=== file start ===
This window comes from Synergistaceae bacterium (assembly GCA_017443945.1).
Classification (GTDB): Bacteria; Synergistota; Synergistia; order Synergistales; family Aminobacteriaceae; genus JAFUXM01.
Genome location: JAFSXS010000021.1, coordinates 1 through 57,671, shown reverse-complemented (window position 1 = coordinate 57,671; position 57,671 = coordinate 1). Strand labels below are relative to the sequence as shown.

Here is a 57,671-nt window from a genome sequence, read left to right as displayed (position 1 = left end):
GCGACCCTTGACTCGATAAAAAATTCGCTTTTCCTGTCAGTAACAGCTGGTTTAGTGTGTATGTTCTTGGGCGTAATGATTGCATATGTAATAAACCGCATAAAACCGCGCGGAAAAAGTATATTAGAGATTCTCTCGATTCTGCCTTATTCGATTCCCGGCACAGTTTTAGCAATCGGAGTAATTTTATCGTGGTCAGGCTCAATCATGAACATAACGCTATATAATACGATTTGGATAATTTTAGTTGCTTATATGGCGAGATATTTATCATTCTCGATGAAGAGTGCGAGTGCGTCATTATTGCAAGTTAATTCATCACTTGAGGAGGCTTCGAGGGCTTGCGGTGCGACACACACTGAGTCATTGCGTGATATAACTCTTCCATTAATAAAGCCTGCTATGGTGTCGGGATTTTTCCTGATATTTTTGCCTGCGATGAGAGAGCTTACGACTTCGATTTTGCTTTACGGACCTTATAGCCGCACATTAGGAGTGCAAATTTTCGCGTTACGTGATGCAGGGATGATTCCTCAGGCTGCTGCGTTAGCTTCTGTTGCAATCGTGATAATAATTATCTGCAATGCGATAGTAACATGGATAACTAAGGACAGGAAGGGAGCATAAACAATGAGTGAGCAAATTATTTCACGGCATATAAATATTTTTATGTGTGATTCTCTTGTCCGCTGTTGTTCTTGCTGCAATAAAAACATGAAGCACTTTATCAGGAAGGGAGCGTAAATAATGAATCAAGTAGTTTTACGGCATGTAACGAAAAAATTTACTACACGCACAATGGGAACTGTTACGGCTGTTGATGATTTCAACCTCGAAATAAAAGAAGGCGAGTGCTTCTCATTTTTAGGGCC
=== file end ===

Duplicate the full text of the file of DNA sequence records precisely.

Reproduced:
This window comes from Synergistaceae bacterium (assembly GCA_017443945.1).
Classification (GTDB): Bacteria; Synergistota; Synergistia; order Synergistales; family Aminobacteriaceae; genus JAFUXM01.
Genome location: JAFSXS010000021.1, coordinates 1 through 57,671, shown reverse-complemented (window position 1 = coordinate 57,671; position 57,671 = coordinate 1). Strand labels below are relative to the sequence as shown.

Here is a 57,671-nt window from a genome sequence, read left to right as displayed (position 1 = left end):
GCGACCCTTGACTCGATAAAAAATTCGCTTTTCCTGTCAGTAACAGCTGGTTTAGTGTGTATGTTCTTGGGCGTAATGATTGCATATGTAATAAACCGCATAAAACCGCGCGGAAAAAGTATATTAGAGATTCTCTCGATTCTGCCTTATTCGATTCCCGGCACAGTTTTAGCAATCGGAGTAATTTTATCGTGGTCAGGCTCAATCATGAACATAACGCTATATAATACGATTTGGATAATTTTAGTTGCTTATATGGCGAGATATTTATCATTCTCGATGAAGAGTGCGAGTGCGTCATTATTGCAAGTTAATTCATCACTTGAGGAGGCTTCGAGGGCTTGCGGTGCGACACACACTGAGTCATTGCGTGATATAACTCTTCCATTAATAAAGCCTGCTATGGTGTCGGGATTTTTCCTGATATTTTTGCCTGCGATGAGAGAGCTTACGACTTCGATTTTGCTTTACGGACCTTATAGCCGCACATTAGGAGTGCAAATTTTCGCGTTACGTGATGCAGGGATGATTCCTCAGGCTGCTGCGTTAGCTTCTGTTGCAATCGTGATAATAATTATCTGCAATGCGATAGTAACATGGATAACTAAGGACAGGAAGGGAGCATAAACAATGAGTGAGCAAATTATTTCACGGCATATAAATATTTTTATGTGTGATTCTCTTGTCCGCTGTTGTTCTTGCTGCAATAAAAACATGAAGCACTTTATCAGGAAGGGAGCGTAAATAATGAATCAAGTAGTTTTACGGCATGTAACGAAAAAATTTACTACACGCACAATGGGAACTGTTACGGCTGTTGATGATTTCAACCTCGAAATAAAAGAAGGCGAGTGCTTCTCATTTTTAGGGCC